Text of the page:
Law Offices of Kevin G. McAnaney




Kevin McAnaney is a nationally recognized expert on health care fraud and abuse. For over 25 years, Mr. McAnaney has practiced health care law including stints as in-house counsel to a major teaching hospital, as a partner in a major law firm, and in government service at the state and federal levels. Mr. McAnaney has recently returned to private practice concentrating on health care fraud and abuse matters, including compliance reviews, transactional work, and civil and administrative litigation.

Mr. McAnaney served as the Chief of the Industry Guidance Branch of the Office of Counsel to the Inspector General from its creation in 1997 until May, 2003. The Industry Guidance Branch is responsible for issuing formal guidance to the regulated community through advisory opinions, fraud alerts and special bulletins, and regulations related to the fraud and abuse authorities enforced by the Office of Inspector General, especially the anti-kickback statute and the Ethics in Patient Referrals Act (“Stark I and II”). Mr. McAnaney also worked closely with the Department of Justice in developing cases involving the anti-kickback and Stark statutes, including the use of such claims as predicates for False Claims Act litigation.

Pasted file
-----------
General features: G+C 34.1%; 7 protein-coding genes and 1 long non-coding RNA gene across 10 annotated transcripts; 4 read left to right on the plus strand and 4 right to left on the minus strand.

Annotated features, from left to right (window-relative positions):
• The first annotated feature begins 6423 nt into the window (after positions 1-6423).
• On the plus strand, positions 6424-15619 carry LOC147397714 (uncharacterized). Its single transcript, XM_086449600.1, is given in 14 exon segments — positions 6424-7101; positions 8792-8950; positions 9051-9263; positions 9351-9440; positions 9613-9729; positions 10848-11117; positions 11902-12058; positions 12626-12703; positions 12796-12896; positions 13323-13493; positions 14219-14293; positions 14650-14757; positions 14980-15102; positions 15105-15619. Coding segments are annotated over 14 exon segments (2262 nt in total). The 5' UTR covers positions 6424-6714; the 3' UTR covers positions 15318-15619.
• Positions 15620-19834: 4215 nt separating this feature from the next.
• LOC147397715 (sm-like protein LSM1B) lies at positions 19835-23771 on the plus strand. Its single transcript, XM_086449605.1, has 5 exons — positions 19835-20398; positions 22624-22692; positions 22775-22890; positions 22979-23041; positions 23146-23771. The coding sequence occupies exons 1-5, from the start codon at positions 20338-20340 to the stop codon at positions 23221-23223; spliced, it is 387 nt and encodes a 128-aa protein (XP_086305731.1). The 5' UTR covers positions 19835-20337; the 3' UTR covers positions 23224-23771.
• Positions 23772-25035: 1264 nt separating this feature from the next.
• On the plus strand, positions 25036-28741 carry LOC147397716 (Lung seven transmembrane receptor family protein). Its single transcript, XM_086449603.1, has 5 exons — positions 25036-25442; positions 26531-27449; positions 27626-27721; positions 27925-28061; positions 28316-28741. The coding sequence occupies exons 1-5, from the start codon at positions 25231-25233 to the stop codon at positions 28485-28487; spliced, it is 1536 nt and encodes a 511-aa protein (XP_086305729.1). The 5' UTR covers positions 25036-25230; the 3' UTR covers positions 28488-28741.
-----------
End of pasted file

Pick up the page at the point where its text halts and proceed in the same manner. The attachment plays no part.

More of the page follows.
Prior to joining the Department, Mr. McAnaney was a partner in the Washington, D.C. office of the Dewey Ballantine law firm where he practiced in the health care, food and drug, and environmental areas. From 1981 to 1983, Mr. McAnaney served as Assistant Counsel to New York Governor Hugh Carey, where he was responsible for the Governor’s agenda in the health and human services area, including Medicaid. Mr. McAnaney began his career with the law firm of Kelley Drye & Warren, during which time he served as the Director of Legal Affairs for the New York Hospital, one of the premier teaching hospitals in the nation.

Mr. McAnaney is a graduate of the University of North Carolina at Chapel Hill and the Columbia University School of Law, where he was a Harlan Fiske Stone Scholar. He is an adjunct professor of law at the University of Maryland Law School, a member of the Board of the American Health Lawyers Association, and a frequent speaker on health care fraud issues.